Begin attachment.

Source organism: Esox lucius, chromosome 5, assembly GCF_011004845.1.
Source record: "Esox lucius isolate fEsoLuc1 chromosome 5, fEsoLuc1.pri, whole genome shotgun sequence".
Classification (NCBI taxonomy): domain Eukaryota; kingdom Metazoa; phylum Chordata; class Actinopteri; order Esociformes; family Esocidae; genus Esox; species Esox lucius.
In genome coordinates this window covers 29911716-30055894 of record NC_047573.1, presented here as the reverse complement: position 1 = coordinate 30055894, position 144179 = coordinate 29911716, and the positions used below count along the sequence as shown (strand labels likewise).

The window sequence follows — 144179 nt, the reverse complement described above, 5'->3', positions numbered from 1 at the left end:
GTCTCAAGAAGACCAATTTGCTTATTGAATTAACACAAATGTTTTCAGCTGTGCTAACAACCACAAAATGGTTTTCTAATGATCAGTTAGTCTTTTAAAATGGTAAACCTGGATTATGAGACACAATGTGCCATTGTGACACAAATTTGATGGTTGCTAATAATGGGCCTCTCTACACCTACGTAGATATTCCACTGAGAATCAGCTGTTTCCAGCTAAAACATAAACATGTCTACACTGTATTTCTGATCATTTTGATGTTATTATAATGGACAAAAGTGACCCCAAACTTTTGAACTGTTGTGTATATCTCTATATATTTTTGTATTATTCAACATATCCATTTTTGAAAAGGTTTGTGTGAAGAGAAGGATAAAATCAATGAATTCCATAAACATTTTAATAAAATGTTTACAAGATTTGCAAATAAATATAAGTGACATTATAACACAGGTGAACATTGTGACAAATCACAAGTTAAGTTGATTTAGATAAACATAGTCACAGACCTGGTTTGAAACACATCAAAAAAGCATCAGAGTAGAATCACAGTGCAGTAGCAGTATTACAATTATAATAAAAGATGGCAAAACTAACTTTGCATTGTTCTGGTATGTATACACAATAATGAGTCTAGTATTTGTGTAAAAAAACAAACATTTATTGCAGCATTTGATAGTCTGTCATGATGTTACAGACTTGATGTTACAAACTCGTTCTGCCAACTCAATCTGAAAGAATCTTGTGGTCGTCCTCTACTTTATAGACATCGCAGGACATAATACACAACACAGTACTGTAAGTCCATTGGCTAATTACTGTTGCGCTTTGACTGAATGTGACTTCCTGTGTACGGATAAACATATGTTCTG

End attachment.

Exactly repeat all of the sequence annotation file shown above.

Source organism: Esox lucius, chromosome 5, assembly GCF_011004845.1.
Source record: "Esox lucius isolate fEsoLuc1 chromosome 5, fEsoLuc1.pri, whole genome shotgun sequence".
Classification (NCBI taxonomy): domain Eukaryota; kingdom Metazoa; phylum Chordata; class Actinopteri; order Esociformes; family Esocidae; genus Esox; species Esox lucius.
In genome coordinates this window covers 29911716-30055894 of record NC_047573.1, presented here as the reverse complement: position 1 = coordinate 30055894, position 144179 = coordinate 29911716, and the positions used below count along the sequence as shown (strand labels likewise).

The window sequence follows — 144179 nt, the reverse complement described above, 5'->3', positions numbered from 1 at the left end:
GTCTCAAGAAGACCAATTTGCTTATTGAATTAACACAAATGTTTTCAGCTGTGCTAACAACCACAAAATGGTTTTCTAATGATCAGTTAGTCTTTTAAAATGGTAAACCTGGATTATGAGACACAATGTGCCATTGTGACACAAATTTGATGGTTGCTAATAATGGGCCTCTCTACACCTACGTAGATATTCCACTGAGAATCAGCTGTTTCCAGCTAAAACATAAACATGTCTACACTGTATTTCTGATCATTTTGATGTTATTATAATGGACAAAAGTGACCCCAAACTTTTGAACTGTTGTGTATATCTCTATATATTTTTGTATTATTCAACATATCCATTTTTGAAAAGGTTTGTGTGAAGAGAAGGATAAAATCAATGAATTCCATAAACATTTTAATAAAATGTTTACAAGATTTGCAAATAAATATAAGTGACATTATAACACAGGTGAACATTGTGACAAATCACAAGTTAAGTTGATTTAGATAAACATAGTCACAGACCTGGTTTGAAACACATCAAAAAAGCATCAGAGTAGAATCACAGTGCAGTAGCAGTATTACAATTATAATAAAAGATGGCAAAACTAACTTTGCATTGTTCTGGTATGTATACACAATAATGAGTCTAGTATTTGTGTAAAAAAACAAACATTTATTGCAGCATTTGATAGTCTGTCATGATGTTACAGACTTGATGTTACAAACTCGTTCTGCCAACTCAATCTGAAAGAATCTTGTGGTCGTCCTCTACTTTATAGACATCGCAGGACATAATACACAACACAGTACTGTAAGTCCATTGGCTAATTACTGTTGCGCTTTGACTGAATGTGACTTCCTGTGTACGGATAAACATATGTTCTG